Gumstix continues to add more computer-on-modules and single board computers to its Geppetto D2O design library, offering more options for developers to build custom board designs online for prototyping and quick manufacture of small runs. The latest addition, following its support for the Raspberry Pi and Pi Compute Module via its Gumstix Pi boards, is support for NXP’s tiny dual-core i.MX6 based SCM-i.MX6D COM, as well as for a similar quad-core SCM-i.MX6Q.

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Image Processing on Linux

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Linux

I've covered several scientific packages in this space that generate nice graphical representations of your data and work, but I've not gone in the other direction much. So in this article, I cover a popular image processing package called ImageJ. Specifically, I am looking at Fiji, an instance of ImageJ bundled with a set of plugins that are useful for scientific image processing.

The name Fiji is a recursive acronym, much like GNU. It stands for "Fiji Is Just ImageJ". ImageJ is a useful tool for analyzing images in scientific research—for example, you may use it for classifying tree types in a landscape from aerial photography. ImageJ can do that type categorization. It's built with a plugin architecture, and a very extensive collection of plugins is available to increase the available functionality.

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4MRecover 23.0 Data Recovery Linux Live System Enters Beta, Based on 4MLinux 23

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Linux

4MLinux developer Zbigniew Konojacki‏ is informing us today on the immediate availability for download of the Beta release of his upcoming 4MRecover 23.0 live system designed for data recovery tasks.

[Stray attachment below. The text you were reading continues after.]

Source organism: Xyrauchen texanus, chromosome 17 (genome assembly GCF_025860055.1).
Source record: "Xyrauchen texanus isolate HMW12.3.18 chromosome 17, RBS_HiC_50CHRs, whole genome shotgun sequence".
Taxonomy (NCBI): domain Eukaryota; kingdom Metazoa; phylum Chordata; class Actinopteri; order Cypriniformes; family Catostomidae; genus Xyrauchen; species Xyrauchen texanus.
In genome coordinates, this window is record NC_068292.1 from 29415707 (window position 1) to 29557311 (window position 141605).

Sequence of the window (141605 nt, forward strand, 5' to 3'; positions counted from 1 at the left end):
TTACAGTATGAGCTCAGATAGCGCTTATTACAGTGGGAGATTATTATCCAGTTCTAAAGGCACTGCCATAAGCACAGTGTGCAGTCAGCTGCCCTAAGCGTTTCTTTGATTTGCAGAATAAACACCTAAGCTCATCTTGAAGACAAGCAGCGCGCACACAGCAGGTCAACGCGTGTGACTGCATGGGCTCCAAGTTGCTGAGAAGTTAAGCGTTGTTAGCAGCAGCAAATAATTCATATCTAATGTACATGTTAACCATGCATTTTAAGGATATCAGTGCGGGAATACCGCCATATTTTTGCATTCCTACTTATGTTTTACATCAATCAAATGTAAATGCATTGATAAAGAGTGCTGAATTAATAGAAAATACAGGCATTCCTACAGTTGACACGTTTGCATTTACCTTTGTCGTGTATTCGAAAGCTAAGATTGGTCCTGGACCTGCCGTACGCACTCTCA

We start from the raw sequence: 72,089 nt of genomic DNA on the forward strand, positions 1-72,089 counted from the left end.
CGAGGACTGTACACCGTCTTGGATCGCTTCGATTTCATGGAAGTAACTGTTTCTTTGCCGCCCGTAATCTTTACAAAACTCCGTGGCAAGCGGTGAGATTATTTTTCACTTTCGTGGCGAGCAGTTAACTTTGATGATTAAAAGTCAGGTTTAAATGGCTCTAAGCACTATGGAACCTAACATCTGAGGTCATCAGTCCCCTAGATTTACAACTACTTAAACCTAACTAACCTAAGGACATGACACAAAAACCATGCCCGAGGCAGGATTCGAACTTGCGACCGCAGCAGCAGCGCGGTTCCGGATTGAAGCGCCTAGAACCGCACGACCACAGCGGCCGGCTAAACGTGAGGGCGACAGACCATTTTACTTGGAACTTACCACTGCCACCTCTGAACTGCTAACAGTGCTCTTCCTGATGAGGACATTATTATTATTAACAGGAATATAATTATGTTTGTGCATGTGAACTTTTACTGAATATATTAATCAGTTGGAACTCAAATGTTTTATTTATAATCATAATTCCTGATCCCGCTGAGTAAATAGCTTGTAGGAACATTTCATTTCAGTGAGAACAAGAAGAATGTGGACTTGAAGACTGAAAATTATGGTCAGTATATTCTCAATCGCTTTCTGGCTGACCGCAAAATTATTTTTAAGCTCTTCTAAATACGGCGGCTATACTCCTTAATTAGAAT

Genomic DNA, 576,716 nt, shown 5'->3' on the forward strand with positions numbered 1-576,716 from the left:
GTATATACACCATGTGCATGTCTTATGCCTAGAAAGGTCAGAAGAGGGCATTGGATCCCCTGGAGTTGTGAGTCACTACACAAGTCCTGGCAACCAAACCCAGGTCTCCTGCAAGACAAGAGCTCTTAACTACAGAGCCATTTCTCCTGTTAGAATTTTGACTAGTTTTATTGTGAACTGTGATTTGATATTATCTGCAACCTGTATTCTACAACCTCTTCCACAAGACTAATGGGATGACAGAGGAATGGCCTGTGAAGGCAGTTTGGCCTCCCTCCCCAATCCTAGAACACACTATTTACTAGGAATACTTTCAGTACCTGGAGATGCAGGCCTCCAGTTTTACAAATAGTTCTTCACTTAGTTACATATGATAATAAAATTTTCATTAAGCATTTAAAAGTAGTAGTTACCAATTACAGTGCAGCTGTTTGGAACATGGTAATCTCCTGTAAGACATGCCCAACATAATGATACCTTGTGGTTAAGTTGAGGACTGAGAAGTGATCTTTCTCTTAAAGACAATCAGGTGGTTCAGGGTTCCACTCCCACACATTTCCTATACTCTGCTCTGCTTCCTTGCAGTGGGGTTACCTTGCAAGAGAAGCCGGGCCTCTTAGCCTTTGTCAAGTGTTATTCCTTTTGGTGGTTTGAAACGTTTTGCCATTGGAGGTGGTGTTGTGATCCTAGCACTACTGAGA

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6 Best Open Source Alternatives to Microsoft Office for Linux

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Linux

Looking for Microsoft Office in Linux? Here are the best free and open source alternatives to Microsoft Office for Linux.
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GNU/Linux Desktops/Laptops and Devices

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GNU
Linux

How to use an Arduino and Raspberry Pi to turn a fiber optic neural network into wall art

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Linux
HowTos

Hollywood has made many big promises about artificial intelligence (AI): how it will destroy us, how it will save us, and how it will pass us butter. One of the less memorable promises is how cool it will look.

There's a great example of amazing AI visualization in Avengers: Age of Ultron when Tony Stark's AI butler Jarvis interacts with Ultron and we see an organic floating network of light morphing and pulsing. I wanted to make something similar to fill blank space on my apartment wall (to improve upon the usual Ikea art). Obviously, I couldn't create anything as amazing as Jarvis as a floating orb of light; however, I could use a machine learning algorithm that looks interesting with quirky data visualization: a neural network! It employs biologically inspired elements that were meant to replicate how (we thought) the human brain works.

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Linux Users Discuss DRM

Filed under
GNU
Linux
  • Linux Users Discuss DRM – Unleaded Hangout

    Today my Patreons and I discuss encrypted media extensions, digital rights management and our freedom on the Linux desktop.

  • The European Parliament Should Be Talking About DRM, Right Now!

    [Teresa Nobre, Communia Association, Link (CC-0)] The European Union is currently discussing a reform of its copyright system, including making mandatory certain copyright exceptions, in order to introduce a balance into the system. However, no one, except Julia Reda, is paying any attention to one of the biggest obstacles to the enforcement of copyright exceptions in the digital age: technological protection measures (TPM), including digital rights management (DRM). In this blogpost we will present the reasons why the European Parliament should not lose this opportunity to discuss a reform of the EU anti-circumvention rules.